“The refusal of Communists in the colonies to take part in the fight against imperialist tyranny, on the pretext of their supposed ‘defense’ of independent class interests, is the worst kind of opportunism and can only discredit the proletarian revolution in the East. No less harmful, it must also be recognized, is the attempt to remain aloof from the struggle for the immediate everyday demands of the working class in the interests of ‘national unity’ or ‘civil peace’ with the bourgeois democrats. A dual task faces the Communist and workers’ parties of the colonial and semi-colonial countries: on the one hand, they are fighting for a more radical answer to the demands of the bourgeois-democratic revolution, directed towards the winning of national political independence; on the other hand, they are organizing the masses of workers and peasants to fight for their own class interests, making good use of all the contradictions in the nationalist bourgeois-democratic camp. By putting forward social demands, Communists will stimulate and release revolutionary energy which can find no outlet in liberal bourgeois demands” [3]

The CWI is one of the three currents of right-wing centrism that was established by Ted Grant (1913 – 2006)) the others are the IMT led by Woods and the ISA. Their opportunism was manifested during Trotsky’s life when the WIL led by Grant refused to enter the Fourth International over their strategy of working in the British Labor Party. During WWII Grant became the chief theoretician of the Workers’ International League, and later the Revolutionary Communist Party. The historic events of the period are fully covered, including the author’s personal recollections, and his role in the events in Grant ‘s book: History of British Trotskyism. He said in his book that he called the British imperialist eighth army, a workers’ army.

“From the reports of our soldier comrades, the Eighth Army soldiers were saying that after the war they would refuse to disarm, and return to Britain with their guns to ensure that things would change. This was the mutinous mood that was developing amongst these troops. At the 1943 conference of our tendency, I made the point, to illustrate the thing graphically, that the military establishment thought it was their army, but in fact, the soldiers of the Eighth Army were in rebellion. This reflected the revolutionary developments in the army. It was our Eighth Army in that it was being transformed. It was becoming revolutionary and in the process of moving over to the side of the working class” [4]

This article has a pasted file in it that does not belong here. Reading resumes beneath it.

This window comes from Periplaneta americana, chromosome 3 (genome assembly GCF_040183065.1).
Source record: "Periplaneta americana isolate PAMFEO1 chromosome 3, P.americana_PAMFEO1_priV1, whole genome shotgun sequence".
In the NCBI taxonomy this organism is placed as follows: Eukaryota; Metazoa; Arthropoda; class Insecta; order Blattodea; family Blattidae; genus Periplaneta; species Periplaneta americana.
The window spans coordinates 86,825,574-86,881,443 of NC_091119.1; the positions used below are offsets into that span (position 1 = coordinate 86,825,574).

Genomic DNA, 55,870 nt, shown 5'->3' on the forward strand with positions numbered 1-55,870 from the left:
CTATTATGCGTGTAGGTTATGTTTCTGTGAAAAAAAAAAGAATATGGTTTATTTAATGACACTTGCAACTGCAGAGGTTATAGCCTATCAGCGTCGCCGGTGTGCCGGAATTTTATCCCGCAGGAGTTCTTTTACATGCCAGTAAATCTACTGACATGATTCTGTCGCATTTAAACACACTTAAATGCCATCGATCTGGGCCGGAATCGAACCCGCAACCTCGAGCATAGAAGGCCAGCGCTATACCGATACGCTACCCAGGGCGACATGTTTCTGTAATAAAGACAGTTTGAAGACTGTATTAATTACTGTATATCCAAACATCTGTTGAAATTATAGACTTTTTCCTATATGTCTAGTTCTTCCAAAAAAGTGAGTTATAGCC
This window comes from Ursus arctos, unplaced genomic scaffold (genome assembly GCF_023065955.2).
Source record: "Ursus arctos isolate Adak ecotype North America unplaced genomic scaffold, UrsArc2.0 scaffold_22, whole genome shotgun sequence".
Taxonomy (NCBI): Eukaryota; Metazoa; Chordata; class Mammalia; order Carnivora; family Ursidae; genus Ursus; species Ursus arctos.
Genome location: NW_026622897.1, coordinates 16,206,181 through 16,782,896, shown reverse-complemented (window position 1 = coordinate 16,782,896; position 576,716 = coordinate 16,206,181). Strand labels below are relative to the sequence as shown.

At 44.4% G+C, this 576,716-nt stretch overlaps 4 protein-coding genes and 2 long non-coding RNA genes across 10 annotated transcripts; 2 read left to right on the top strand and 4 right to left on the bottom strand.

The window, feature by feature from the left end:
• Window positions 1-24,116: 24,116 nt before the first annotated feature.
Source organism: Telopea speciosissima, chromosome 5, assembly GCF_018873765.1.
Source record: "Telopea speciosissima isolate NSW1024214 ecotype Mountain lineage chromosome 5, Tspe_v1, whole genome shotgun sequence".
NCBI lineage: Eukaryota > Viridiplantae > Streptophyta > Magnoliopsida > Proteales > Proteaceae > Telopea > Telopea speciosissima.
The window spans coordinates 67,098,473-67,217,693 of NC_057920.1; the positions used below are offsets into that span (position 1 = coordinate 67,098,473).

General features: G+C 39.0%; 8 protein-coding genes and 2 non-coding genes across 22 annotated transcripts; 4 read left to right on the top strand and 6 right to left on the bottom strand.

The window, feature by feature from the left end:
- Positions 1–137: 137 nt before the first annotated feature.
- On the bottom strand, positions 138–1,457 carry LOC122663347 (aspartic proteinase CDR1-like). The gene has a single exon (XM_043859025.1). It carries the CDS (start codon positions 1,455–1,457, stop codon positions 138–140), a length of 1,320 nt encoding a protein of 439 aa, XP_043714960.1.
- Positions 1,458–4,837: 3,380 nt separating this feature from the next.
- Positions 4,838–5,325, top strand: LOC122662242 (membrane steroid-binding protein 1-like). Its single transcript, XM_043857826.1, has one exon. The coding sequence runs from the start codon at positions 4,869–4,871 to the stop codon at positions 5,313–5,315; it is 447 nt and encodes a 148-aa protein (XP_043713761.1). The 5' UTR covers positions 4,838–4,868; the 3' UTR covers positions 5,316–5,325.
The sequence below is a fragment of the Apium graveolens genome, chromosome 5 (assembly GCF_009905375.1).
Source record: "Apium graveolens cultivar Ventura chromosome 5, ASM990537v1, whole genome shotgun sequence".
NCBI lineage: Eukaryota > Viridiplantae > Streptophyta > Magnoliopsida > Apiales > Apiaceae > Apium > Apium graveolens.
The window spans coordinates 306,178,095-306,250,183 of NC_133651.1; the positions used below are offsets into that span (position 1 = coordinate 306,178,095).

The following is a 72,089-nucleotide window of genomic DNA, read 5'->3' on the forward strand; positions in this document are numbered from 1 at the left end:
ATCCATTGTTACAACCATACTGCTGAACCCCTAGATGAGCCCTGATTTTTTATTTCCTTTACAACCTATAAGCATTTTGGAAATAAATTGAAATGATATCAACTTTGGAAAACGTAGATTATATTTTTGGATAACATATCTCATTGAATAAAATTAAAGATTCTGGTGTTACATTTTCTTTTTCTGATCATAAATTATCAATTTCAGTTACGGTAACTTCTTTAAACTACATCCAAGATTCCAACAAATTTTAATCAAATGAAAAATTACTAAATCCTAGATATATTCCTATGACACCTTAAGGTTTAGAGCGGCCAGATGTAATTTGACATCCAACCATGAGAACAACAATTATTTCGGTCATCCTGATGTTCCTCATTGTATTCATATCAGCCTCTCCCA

Thus, it is not a great surprise to learn that the CWI has not sided in the war of Israel on Gaza with Hamas, that it rejects the anti-imperialist United front and defends the perspective of two states. They write:

“At the time of writing 22,000 Palestinians are dead, even more are wounded and over 80% of the Gazan population displaced. What is the significance of any of this in the broader struggle for Palestinian national liberation and self-determination? Advancing towards this goal is the criteria against which all organizations and their methods, ideologies, programs, strategies and tactics must be judged. This article will explain why the 7 October attack was not a step forward” [5]

“The Palestinian working class must place itself in the leadership of the liberation struggle as the only way to advance the Palestinian people toward the goal of national liberation and self-determination. The Hamas-led 7 October attack, despite initial support for it, did nothing to raise the working class’s understanding of its central role in the struggle for national liberation and self-determination, nor point towards the urgent and fundamental task of building independent class organizations. In its brutal methods the attack has reinforced national and religious divisions between the Palestinian and Israeli working classes. The 7 October attack has therefore failed to advance the Palestinian liberation struggle in any way. Rather, it confirms the deep impasse the struggle is mired in” [6]